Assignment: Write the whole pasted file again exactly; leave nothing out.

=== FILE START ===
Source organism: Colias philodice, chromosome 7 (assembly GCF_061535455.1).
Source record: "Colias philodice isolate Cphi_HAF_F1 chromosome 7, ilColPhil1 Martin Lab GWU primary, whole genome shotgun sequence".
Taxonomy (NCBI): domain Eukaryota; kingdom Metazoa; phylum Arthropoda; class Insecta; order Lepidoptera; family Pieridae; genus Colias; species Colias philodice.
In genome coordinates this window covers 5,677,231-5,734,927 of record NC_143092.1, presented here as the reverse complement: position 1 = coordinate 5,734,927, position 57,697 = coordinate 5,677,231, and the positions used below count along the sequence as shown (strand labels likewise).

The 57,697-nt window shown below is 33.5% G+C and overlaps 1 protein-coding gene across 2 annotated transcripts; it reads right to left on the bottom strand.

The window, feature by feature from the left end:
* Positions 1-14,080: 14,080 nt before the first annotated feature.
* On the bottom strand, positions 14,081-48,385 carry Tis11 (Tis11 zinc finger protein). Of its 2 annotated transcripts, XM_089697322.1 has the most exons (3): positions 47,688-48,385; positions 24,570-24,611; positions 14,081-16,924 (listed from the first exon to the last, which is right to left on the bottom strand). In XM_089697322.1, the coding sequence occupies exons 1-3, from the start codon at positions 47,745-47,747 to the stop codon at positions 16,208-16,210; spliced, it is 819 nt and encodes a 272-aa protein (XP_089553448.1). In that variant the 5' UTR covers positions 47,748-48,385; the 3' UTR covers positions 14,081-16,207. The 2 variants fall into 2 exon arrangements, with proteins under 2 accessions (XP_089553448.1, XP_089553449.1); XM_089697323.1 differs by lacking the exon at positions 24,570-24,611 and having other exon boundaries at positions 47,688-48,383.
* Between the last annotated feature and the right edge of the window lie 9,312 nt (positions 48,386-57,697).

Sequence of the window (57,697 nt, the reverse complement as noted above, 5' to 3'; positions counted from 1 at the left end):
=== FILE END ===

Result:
Source organism: Colias philodice, chromosome 7 (assembly GCF_061535455.1).
Source record: "Colias philodice isolate Cphi_HAF_F1 chromosome 7, ilColPhil1 Martin Lab GWU primary, whole genome shotgun sequence".
Taxonomy (NCBI): domain Eukaryota; kingdom Metazoa; phylum Arthropoda; class Insecta; order Lepidoptera; family Pieridae; genus Colias; species Colias philodice.
In genome coordinates this window covers 5,677,231-5,734,927 of record NC_143092.1, presented here as the reverse complement: position 1 = coordinate 5,734,927, position 57,697 = coordinate 5,677,231, and the positions used below count along the sequence as shown (strand labels likewise).

The 57,697-nt window shown below is 33.5% G+C and overlaps 1 protein-coding gene across 2 annotated transcripts; it reads right to left on the bottom strand.

The window, feature by feature from the left end:
* Positions 1-14,080: 14,080 nt before the first annotated feature.
* On the bottom strand, positions 14,081-48,385 carry Tis11 (Tis11 zinc finger protein). Of its 2 annotated transcripts, XM_089697322.1 has the most exons (3): positions 47,688-48,385; positions 24,570-24,611; positions 14,081-16,924 (listed from the first exon to the last, which is right to left on the bottom strand). In XM_089697322.1, the coding sequence occupies exons 1-3, from the start codon at positions 47,745-47,747 to the stop codon at positions 16,208-16,210; spliced, it is 819 nt and encodes a 272-aa protein (XP_089553448.1). In that variant the 5' UTR covers positions 47,748-48,385; the 3' UTR covers positions 14,081-16,207. The 2 variants fall into 2 exon arrangements, with proteins under 2 accessions (XP_089553448.1, XP_089553449.1); XM_089697323.1 differs by lacking the exon at positions 24,570-24,611 and having other exon boundaries at positions 47,688-48,383.
* Between the last annotated feature and the right edge of the window lie 9,312 nt (positions 48,386-57,697).

Sequence of the window (57,697 nt, the reverse complement as noted above, 5' to 3'; positions counted from 1 at the left end):